• Permitting activity was little changed on the month with the decline in single family permitting was the one fly in the ointment, given its decline to the lowest level since September 2015. Nonetheless, the near- to medium-term homebuilding outlook remains favorable and is supported by yesterday's rebound in the NAHB's housing market index, which rose back up to a seasonally adjusted level of 60 in July after a modest decline in the previous month.
  • Continued recovery in housing will be supported by historically low mortgage rates coupled with a firming labor market that has begun to spur on wage gains for workers. As such, we expect housing to remain a key support for the ongoing U.S. economic recovery which we view as resilient.

 

Neil Shankar, EconomistTD-1.jpg

 


DISCLAIMER

This report is provided by TD Economics.  It is for informational and educational purposes only as of the date of writing, and may not be appropriate for other purposes.  The views and opinions expressed may change at any time based on market or other conditions and may not come to pass. This material is not intended to be relied upon as investment advice or recommendations, does not constitute a solicitation to buy or sell securities and should not be considered specific legal, investment or tax advice.  The report does not provide material information about the business and affairs of TD Bank Group and the members of TD Economics are not spokespersons for TD Bank Group with respect to its business and affairs.  The information contained in this report has been drawn from sources believed to be reliable, but is not guaranteed to be accurate or complete.  This report contains economic analysis and views, including about future economic and financial markets performance.  These are based on certain assumptions and other factors, and are subject to inherent risks and uncertainties.  The actual outcome may be materially different.  The Toronto-Dominion Bank and its affiliates and related entities that comprise the TD Bank Group are not liable for any errors or omissions in the information, analysis or views contained in this report, or for any loss or damage suffered.

U.S. Data Release: Existing Home Sales Shine

by Sergio Mariaca on Jul 22, 2016 9:54:37 AM |Share:

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Data Release: Existing home sales shine in June despite tight inventories

  • houses.jpgAfter rising for three consecutive months, existing home sales increased once again, up 1.1% m/m to 5.57 million (annualized) in June. The headline surprised on the upside, with markets expecting sales to decline to 5.48 million (from 5.51 million in May).  May's sales were revised down slightly, with revisions cutting 20 thousand transactions in that month.
  • The pickup in activity was broad-based. Sales of single-family homes advanced by 0.8% m/m to 4.92 million, while sales in the condo/co-op segment surged by 3.2% to 650 thousand.
  • Home prices growth accelerated on the month. Median prices advanced by 4.8% y/y, up from a 4.4% pace in May. Single-family homes led the way, with values increasing 5% year-over-year. Prices for condos and co-ops were 3.2% y/y higher than a year ago.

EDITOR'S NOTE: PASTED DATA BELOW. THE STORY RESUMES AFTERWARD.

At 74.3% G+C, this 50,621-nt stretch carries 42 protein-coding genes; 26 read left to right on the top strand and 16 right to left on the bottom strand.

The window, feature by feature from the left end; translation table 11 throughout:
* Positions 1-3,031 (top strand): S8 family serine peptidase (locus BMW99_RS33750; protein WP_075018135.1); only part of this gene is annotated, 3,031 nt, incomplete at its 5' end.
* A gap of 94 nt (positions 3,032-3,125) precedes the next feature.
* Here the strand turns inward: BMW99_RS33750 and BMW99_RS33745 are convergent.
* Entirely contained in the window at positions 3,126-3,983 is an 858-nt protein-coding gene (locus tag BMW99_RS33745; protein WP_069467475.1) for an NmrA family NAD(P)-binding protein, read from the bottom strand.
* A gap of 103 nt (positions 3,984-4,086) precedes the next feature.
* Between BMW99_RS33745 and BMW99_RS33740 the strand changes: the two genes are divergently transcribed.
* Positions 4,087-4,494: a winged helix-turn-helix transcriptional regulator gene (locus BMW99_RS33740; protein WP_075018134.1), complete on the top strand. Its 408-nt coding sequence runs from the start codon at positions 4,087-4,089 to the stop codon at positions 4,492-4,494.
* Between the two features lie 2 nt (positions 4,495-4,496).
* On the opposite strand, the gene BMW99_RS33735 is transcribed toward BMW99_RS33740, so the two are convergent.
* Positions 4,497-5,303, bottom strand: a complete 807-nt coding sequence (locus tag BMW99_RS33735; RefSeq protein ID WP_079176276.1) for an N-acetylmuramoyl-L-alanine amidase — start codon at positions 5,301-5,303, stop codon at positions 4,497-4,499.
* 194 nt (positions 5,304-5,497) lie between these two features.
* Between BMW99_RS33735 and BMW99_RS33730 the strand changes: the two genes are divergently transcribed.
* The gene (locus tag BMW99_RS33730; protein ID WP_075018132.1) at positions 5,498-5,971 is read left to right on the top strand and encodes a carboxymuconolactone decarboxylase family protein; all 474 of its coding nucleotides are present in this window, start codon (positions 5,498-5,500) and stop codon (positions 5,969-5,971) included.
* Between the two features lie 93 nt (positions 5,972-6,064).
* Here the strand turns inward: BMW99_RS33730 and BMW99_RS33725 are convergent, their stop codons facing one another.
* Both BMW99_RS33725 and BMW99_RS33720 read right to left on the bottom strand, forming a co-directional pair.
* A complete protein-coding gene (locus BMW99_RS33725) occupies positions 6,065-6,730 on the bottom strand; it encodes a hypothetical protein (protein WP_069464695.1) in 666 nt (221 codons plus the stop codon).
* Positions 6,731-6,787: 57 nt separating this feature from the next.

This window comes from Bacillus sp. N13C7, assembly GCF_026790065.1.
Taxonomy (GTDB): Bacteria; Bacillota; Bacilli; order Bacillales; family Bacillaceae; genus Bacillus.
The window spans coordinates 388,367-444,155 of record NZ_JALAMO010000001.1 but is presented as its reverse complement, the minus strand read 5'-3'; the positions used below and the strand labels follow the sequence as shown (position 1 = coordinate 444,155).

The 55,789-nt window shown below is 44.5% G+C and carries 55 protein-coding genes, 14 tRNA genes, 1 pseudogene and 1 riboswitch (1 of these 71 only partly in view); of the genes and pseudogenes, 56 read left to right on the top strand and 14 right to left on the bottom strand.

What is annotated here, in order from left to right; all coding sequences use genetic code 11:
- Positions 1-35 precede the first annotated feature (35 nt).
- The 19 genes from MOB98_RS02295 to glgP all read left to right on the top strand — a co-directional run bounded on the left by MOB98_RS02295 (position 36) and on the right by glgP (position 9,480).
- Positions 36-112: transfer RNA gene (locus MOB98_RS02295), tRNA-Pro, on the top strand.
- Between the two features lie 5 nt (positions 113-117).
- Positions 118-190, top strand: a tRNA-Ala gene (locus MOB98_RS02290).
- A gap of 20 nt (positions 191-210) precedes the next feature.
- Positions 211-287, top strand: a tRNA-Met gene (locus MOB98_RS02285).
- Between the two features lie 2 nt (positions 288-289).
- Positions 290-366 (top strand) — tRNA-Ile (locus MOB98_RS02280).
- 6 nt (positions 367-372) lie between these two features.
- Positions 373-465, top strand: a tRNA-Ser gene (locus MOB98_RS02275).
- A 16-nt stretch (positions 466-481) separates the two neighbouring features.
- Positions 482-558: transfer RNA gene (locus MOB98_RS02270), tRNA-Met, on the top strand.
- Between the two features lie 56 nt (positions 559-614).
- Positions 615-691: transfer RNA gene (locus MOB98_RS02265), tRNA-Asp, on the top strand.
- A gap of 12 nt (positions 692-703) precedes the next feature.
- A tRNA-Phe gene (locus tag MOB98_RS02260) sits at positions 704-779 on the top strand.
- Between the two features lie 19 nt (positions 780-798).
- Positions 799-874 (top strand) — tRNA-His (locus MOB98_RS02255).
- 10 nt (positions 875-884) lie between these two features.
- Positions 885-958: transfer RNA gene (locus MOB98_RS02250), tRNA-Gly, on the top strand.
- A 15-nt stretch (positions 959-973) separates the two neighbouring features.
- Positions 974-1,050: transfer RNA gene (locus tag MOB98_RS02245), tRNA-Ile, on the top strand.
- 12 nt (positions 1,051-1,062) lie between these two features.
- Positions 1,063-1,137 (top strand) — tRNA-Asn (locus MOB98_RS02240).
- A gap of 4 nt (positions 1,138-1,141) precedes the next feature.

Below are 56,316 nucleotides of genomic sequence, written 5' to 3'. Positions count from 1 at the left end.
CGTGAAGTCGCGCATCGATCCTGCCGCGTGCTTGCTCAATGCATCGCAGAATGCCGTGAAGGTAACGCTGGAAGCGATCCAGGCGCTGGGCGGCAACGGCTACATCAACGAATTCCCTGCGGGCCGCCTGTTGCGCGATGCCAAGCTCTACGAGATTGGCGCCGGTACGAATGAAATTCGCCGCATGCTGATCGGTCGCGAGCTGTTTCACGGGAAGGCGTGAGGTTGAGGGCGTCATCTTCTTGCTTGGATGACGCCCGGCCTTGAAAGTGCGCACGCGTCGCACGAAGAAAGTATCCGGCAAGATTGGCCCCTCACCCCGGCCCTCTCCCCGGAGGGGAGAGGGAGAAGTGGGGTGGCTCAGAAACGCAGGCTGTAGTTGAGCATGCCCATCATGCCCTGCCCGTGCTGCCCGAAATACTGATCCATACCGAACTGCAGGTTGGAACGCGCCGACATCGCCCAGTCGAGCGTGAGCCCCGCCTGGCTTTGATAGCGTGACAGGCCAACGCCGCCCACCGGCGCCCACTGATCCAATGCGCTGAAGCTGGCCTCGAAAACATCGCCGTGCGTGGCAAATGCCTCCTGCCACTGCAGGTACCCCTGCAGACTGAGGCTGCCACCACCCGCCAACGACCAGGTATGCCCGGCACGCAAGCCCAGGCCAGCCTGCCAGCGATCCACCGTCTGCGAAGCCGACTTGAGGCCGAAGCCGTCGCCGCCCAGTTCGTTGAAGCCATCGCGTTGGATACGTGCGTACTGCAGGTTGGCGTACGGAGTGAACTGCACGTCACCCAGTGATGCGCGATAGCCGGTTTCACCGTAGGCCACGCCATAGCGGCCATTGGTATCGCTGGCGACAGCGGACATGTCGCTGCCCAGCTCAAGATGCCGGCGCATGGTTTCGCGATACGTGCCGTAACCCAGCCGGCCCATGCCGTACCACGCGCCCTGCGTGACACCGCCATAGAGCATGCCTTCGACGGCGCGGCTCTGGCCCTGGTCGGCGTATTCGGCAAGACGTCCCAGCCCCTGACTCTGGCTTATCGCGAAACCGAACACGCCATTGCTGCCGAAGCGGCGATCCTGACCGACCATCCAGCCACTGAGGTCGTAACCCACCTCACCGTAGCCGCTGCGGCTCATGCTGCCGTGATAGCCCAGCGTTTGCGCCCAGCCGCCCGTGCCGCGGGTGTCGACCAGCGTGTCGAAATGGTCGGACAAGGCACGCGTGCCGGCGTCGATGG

• First-time homebuyers accounted for 33% of transactions. This marked an improvement from the 30% share recorded in the previous month and a year ago, but still remains shy of historical levels.
  • Inventory of houses available for sale remained low. Inventory of for-sale homes declined by 0.9% m/m in June to 2.12 million properties – a level 5.8% lower than a year ago. Relative to the current pace of home sales, the inventory of available homes for sale also edged lower to 4.6 months' of sales, with both single-family and condo/co-op inventories equally tight.

Key Implications

  • Home sales defied expectations in June, increasing for the fourth consecutive month and reaching the highest level of the recovery despite continually tight inventory levels. After tallying up the monthly numbers, home sales averaged 5.50 million units in Q2 – up 3.8% from Q1 and 4.2% from a year ago levels.
  • An increase in the share of first-time homebuyers was the cherry-on-top as far as today's report is concerned. We hope to see further improvement in this indicator in the months ahead as traditional buyers become increasingly active in the market. Additionally, several major banks have recently announced mortgage programs focused on first-time and low- and moderate-income borrowers, offering low down payment requirements and other borrower-friendly features. These measures should help to ease some of the challenges faced by first-time buyers.
  • We expect housing activity to continue to improve this year, supported by gains in employment and wages, and ultra-low mortgage rates. The average rate on conventional 30-year mortgages is down 0.7 pp from a year ago level, and should shore up consumers' appetite for refinancing and new purchases. Refinancing activity has already surged by 27% on a 4-week moving average basis according to the MBA index. At the same time, purchases should continue to climb, but the improvement is likely to be far more gradual given the very low supply of houses available for sale.